One of the last things a quick-service restaurant manager wants to do at the end of a long shift is count down registers and fill out reports. They’ve been on their feet all day, helping customers, prepping food and putting out fires (only the figurative type, hopefully).
And then there’s that one $20 bill they have to track down. Did it get misplaced? Did a customer short the cashier during the lunch rush? Did another employee take it? Did it slip under the register? With the over/short thresholds most restaurants are subject to, employees are eager to account for that $20 or else they’re stuck filling out reports for the district manager. But at what cost?
While quick-serves should strive for an accurate count of store funds and a close eye on shrink, they should also aim to keep employees’ focus on tasks that support the business, like managing food costs, developing and training employees, ensuring safety, and fulfilling online and delivery orders. The headaches surrounding cash can easily be remedied with better controls and visibility—letting staff return to more important tasks.
Yes, cash is still a thing—and it’s expensive
According to a 2018 study of cash by IHL Group, 41.1 percent of quick-service transactions are in cash. While debit and credit might prevail in other areas of retail, the Federal Reserve reports that cash is still the payment of choice for transactions under $25—certainly within the sweet spot for average quick-serve tickets. Shake Shack learned this lesson recently as its customers demanded the ability to pay cash at a previously cashless location.
The IHL Group study also revealed that quick-serves have the one of the highest costs of cash for any retail segment at a whopping 11.4 percent. That means that for every dollar restaurants bring in, they’re immediately losing more than 11 cents of it—before they’ve bought any food or paid a cent of rent.
Why cash costs so much
With the cost of cash outpacing the cost of credit or debit by as much as three times, why haven’t more quick-serves addressed the issue? Cash is often an afterthought, falling behind higher-priority issues like customer experience and food quality. But not addressing the cost of cash puts the company’s funds at risk.
Much of the cost of cash comes from tasks safes and recyclers don’t cover, like reconciliation (40.1 percent of the cost of cash), deposit transportation (6.9 percent), and bank fees (4.3 percent).
Manual cash handling is risky business
Counting, reconciling and depositing money manually causes unnecessary inefficiency and risk in the business. Managers and staff remain on the clock at the end of the day, making the simple act of counting and reconciling cash costly in itself. Other risks include:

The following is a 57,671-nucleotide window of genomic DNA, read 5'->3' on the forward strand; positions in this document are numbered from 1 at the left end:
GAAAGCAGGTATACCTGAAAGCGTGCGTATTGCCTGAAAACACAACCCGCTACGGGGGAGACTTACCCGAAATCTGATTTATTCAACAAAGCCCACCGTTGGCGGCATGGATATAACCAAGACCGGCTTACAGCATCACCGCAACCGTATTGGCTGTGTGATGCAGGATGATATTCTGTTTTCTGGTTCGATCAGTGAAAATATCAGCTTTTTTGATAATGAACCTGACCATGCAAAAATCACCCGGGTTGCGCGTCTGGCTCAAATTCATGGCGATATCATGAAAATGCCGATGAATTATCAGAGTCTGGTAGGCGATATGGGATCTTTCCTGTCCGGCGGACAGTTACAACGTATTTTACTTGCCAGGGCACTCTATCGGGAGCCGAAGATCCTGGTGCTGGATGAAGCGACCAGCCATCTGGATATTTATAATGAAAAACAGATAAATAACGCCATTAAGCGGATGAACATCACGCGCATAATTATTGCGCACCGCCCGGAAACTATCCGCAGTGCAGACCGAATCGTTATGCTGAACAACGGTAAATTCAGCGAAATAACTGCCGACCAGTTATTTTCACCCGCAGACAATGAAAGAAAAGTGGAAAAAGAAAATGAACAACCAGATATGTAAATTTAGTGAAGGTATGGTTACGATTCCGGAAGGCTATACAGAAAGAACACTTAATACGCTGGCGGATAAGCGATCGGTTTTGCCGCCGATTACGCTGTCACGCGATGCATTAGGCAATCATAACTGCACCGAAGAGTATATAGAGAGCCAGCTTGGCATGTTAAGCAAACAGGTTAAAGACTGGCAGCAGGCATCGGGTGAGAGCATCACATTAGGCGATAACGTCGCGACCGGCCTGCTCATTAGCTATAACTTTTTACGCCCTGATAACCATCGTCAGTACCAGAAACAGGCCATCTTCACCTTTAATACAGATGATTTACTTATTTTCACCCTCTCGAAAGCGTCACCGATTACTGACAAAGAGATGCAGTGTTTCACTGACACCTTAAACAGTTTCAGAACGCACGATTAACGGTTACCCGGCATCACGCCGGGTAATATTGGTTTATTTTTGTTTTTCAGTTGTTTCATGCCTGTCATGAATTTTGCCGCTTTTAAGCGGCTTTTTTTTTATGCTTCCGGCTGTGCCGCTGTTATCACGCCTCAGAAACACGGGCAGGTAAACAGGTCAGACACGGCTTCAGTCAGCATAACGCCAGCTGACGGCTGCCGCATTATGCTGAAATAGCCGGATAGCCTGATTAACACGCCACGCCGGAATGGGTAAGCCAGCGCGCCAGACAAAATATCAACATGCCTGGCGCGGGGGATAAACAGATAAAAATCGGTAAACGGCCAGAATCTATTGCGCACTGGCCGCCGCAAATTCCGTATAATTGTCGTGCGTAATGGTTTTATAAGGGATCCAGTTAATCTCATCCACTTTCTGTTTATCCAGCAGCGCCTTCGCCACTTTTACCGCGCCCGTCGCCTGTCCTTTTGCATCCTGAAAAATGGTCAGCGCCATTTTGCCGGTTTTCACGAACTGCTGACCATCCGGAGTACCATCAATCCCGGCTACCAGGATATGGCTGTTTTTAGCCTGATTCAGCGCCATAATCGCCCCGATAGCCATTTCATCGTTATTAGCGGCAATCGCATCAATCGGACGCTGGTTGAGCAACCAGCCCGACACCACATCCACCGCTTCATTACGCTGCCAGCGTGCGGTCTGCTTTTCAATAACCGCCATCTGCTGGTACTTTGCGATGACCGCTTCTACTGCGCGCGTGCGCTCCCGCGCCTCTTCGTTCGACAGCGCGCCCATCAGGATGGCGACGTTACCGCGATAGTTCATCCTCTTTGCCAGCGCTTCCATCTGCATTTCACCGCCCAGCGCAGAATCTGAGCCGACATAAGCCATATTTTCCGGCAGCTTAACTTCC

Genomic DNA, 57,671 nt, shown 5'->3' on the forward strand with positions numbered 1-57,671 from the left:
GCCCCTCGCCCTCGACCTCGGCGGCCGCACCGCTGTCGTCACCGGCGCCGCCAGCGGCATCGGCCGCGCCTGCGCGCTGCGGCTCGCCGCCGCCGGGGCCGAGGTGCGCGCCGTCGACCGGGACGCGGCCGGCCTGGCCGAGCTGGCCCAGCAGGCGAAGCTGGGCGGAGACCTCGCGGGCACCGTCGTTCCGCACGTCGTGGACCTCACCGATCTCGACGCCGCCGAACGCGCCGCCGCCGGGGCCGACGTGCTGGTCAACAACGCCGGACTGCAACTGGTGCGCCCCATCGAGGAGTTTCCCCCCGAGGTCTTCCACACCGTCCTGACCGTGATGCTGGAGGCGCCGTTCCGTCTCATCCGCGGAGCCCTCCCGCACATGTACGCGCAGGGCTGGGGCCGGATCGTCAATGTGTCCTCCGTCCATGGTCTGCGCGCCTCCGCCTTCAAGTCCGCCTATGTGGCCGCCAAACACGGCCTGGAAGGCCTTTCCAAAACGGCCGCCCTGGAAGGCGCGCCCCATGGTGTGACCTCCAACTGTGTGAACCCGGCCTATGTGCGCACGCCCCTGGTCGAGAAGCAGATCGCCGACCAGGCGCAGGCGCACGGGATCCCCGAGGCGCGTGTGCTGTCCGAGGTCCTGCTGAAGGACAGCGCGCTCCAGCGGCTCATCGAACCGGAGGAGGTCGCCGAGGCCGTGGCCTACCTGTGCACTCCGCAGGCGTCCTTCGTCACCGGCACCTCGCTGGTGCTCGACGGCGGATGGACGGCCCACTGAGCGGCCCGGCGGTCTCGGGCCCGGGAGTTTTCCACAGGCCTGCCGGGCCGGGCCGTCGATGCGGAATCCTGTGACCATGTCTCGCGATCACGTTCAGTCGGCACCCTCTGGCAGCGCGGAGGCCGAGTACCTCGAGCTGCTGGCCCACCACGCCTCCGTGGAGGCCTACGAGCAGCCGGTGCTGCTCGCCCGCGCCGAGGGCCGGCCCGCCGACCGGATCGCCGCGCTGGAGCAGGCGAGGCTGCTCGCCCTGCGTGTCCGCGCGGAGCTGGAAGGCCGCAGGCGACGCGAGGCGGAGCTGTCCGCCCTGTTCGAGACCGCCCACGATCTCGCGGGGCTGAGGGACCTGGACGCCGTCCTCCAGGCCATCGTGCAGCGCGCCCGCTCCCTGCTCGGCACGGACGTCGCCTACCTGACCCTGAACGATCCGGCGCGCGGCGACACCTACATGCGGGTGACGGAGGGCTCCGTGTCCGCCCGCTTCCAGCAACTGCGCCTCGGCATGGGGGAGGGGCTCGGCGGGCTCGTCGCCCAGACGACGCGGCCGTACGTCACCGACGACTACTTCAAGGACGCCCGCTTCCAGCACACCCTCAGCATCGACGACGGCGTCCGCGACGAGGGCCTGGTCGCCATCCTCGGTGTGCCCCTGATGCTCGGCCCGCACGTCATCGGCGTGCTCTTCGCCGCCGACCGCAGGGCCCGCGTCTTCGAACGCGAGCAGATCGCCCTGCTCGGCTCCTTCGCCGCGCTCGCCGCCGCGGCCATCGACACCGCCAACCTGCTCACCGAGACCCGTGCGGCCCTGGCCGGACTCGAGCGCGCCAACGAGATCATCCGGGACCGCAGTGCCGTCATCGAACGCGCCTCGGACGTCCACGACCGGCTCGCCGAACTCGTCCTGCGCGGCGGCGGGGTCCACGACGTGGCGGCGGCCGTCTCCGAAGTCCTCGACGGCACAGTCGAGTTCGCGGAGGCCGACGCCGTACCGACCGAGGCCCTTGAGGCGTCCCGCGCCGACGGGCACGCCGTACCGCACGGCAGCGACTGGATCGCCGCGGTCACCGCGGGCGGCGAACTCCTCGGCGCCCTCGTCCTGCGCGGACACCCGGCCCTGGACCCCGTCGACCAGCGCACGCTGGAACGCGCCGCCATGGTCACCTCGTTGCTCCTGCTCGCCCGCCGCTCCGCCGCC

- Potential for errors
- Opportunity for theft
- Untracked deposits
- Time away from customer-facing activities like cleaning, service or food prep/safety
Weak cash handling policies can cost operators a lot more than $20 here or $50 there. Chipotle recently found that out when it was ordered to pay a former employee an $8 million settlement after it fired her over a missing $626 deposit. The chain’s lack of proper communication tools, poor surveillance and investigation policies, and absence of deposit tracking meant it couldn’t prove exactly what had happened to the cash, costing the burrito chain far more than the original amount in question.
Ripple effects of manual cash processes
The issues caused by manual cash handling don’t stop at store closing. Productivity at store opening can be greatly affected if the previous night’s count is off, causing a manager to put other vital tasks on hold to research and report exceptions.
At corporate or for a district manager, it’s often incredibly time-consuming to research exceptions like over/shorts, high comps, and high deletes/voids, digging through reports received days or weeks before to establish a pattern. Most chains use a “suspect and validate” approach instead of adopting real-time reporting and alerts. This approach requires that leaders identify and research potential sources of loss manually, allowing more loss to occur in the interim and taking far too much time from the schedule of a valuable, high-salary employee.
What to do about it
Understanding the problem is only half the battle—the real challenge is finding ways to address it. Quick-service leaders who want more efficient cash operations, less loss and more time for guests should:
- Examine the journey cash takes from the customer to their bank account. How many times is it handled by staff, managers, armored car services and bank employees—and how can it be tracked at every stage without creating more manual reporting?
- Observe opening and closing cash procedures at a sampling of stores. Are procedures being followed? Should expectations be adjusted to reflect the real time it takes to handle and manage cash, or is there an opportunity to make the process more efficient?
- Look at reporting from a district and corporate perspective. How often are leaders receiving store reports? How are they delivered? What is done with the data they provide? Is it easy to take action?
Asking questions like these is the first step to reducing loss and increasing employees’ focus on guests. What operators do with the answers can make a big difference in the bottom line.